By ROY WOOD
In a narrow three-to-two decision, Oliver council moved into the world of modern waste collection Monday, approving a staff recommendation to adopt an automated-cart system starting next summer.
In July 2018, homeowners will be provided with three wheeled containers for their refuse: one for garbage; one for recycling; and one for garden waste. The carts are designed to be left near the roadway so that a truck with a lifting device can mechanically collect the contents.
The central issue of contention at Monday’s council meeting was whether to switch to the automated carts or to continue with the current manual system.
Councillors Petra Veintimilla and Jack Bennest voted to stay manual while Councillors Mo Doerr and Larry Schwartzenberger preferred the carts. Mayor Ron Hovanes broke the tie in favour of modernization.
The issue came to council as staff is working with other jurisdictions to finalize a new seven-year contract for refuse collection with Waste Collections of Canada (WCC, formerly BFI Canada Inc.) According to chief administrative officer Cathy Cowan, WCC needs a year to order required new equipment. The current contract ends June 30, 2018.
Cowan told council that WCC was the best of four bids submitted for the seven-year contract between it and Oliver, Osoyoos, Penticton, Keremeos, Summerland and the Regional District of Okanagan-Similkameen.
Schwartzenberger said: “The cart system seems to be the future.” He asked if it’s possible that Oliver might be the only jurisdiction selecting that option.
Cowan said Penticton has decided to go with the automated cart system. The RDOS and the town of Osoyoos are staying with manual collection. Summerland has yet to decide and Keremeos will be covered by the RDOS decision.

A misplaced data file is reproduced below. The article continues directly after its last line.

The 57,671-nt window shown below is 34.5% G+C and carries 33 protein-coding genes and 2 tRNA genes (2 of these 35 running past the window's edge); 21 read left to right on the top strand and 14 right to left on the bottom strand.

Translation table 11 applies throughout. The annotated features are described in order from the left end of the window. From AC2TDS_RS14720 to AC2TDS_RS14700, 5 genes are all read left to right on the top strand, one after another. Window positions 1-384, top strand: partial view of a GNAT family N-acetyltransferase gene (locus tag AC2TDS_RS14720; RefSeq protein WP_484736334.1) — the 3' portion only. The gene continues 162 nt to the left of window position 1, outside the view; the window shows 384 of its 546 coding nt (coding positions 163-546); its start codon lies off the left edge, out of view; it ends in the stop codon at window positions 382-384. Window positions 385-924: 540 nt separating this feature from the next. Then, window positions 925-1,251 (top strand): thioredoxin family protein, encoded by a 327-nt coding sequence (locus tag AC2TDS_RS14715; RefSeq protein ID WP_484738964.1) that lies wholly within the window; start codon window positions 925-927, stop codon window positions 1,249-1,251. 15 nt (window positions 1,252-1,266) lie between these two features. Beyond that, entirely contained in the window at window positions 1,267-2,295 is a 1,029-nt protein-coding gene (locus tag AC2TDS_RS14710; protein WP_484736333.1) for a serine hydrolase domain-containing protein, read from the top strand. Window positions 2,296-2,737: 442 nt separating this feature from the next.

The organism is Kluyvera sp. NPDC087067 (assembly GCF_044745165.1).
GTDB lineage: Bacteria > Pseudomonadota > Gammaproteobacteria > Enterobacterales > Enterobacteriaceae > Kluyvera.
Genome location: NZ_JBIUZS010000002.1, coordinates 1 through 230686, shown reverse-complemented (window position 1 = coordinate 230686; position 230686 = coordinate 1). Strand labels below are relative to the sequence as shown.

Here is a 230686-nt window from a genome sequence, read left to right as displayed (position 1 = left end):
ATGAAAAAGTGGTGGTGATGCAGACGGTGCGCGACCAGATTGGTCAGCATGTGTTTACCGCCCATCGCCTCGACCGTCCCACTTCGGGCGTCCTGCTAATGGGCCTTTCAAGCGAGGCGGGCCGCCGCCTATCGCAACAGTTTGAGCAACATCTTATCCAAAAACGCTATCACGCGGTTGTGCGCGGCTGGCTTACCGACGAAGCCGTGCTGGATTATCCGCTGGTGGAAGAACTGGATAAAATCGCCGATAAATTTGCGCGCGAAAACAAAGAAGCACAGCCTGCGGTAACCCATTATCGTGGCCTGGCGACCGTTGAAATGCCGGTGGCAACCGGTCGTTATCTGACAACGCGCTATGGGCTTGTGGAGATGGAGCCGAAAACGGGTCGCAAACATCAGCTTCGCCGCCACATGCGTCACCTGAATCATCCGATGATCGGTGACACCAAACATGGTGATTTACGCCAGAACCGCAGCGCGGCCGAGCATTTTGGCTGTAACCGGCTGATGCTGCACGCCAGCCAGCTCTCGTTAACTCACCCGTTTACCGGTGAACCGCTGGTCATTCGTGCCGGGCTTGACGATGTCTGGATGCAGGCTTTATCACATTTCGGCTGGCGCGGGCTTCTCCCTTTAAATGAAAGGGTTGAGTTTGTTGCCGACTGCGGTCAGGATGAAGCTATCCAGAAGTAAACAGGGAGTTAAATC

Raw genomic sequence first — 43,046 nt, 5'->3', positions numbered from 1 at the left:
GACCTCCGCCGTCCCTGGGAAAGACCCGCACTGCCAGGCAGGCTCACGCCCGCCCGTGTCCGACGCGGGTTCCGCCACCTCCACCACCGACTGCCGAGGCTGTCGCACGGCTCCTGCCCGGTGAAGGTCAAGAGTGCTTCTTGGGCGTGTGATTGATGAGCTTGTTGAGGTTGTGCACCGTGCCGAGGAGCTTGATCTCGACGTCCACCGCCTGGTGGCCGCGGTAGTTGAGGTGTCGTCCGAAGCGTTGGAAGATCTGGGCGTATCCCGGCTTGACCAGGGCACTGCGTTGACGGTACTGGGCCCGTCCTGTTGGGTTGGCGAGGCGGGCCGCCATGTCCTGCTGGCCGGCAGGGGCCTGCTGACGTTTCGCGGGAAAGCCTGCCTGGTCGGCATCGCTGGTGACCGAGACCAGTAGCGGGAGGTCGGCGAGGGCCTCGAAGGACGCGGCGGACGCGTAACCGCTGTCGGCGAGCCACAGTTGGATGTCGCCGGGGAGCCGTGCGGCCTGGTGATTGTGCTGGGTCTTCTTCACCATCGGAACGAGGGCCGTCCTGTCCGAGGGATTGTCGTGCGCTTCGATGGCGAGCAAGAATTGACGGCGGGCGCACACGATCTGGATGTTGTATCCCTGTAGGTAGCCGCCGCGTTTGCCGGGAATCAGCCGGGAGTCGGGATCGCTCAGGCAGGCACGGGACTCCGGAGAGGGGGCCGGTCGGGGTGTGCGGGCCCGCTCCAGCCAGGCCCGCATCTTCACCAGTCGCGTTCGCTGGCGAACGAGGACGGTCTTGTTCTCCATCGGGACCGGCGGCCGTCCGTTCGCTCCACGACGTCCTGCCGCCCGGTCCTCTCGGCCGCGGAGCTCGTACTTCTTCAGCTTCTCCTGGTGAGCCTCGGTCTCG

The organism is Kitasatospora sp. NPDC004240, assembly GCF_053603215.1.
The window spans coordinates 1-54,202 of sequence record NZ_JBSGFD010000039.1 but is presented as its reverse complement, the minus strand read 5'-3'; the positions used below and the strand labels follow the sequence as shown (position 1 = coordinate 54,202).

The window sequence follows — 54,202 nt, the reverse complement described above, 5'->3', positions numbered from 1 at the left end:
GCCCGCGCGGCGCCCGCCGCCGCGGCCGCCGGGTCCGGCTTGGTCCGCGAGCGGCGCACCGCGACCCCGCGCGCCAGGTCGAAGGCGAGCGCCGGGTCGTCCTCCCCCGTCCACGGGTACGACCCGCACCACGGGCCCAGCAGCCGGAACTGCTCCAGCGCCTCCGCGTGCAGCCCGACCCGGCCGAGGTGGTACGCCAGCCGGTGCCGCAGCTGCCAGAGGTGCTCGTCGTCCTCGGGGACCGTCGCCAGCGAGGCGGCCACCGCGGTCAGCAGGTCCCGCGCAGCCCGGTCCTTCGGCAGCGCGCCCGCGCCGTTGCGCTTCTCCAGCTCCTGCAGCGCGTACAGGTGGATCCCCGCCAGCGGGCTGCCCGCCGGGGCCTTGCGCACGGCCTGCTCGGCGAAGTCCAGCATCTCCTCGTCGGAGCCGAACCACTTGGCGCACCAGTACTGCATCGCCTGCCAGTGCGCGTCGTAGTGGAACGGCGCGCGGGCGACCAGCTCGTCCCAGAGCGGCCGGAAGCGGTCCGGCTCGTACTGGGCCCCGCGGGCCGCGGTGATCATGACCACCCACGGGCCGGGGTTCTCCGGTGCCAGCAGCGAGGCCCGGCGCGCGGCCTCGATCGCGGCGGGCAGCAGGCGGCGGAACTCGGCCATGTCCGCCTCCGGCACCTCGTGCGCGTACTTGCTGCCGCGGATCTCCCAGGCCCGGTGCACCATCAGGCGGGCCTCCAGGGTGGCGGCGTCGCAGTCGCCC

She said RDOS cited capital costs as the main reason for deciding against automation. In Osoyoos, she said, public reaction to a test of the automated system was very negative.
Her report said that surveys done by the RDOS indicated “that most people (in Oliver) would be okay with the program if pricing didn’t change or there was a minor change. Some concern was raised with respect to the storage space (for the carts) and winter conditions, but most people in the town do not have long driveways.”
Arguing against the cart option, Bennest asked: “Don’t we want to reduce the amount of garbage? If the (garbage) container is bigger than one bag, we’ll be increasing the amount of garbage.”
According to Cowan’s report, there will be no increase in the annual $110 residential collection fee as a result of the new contract, which is worth $261,095 per year to WCC. The capital cost of the carts is included in the contract price.
The contractor is responsible for the purchase, delivery and maintenance of the carts including fixing broken ones and replacing those that are stolen.
Garbage carts will have a capacity of 120 litres while recycling and yard waste bins will be 240 litres each.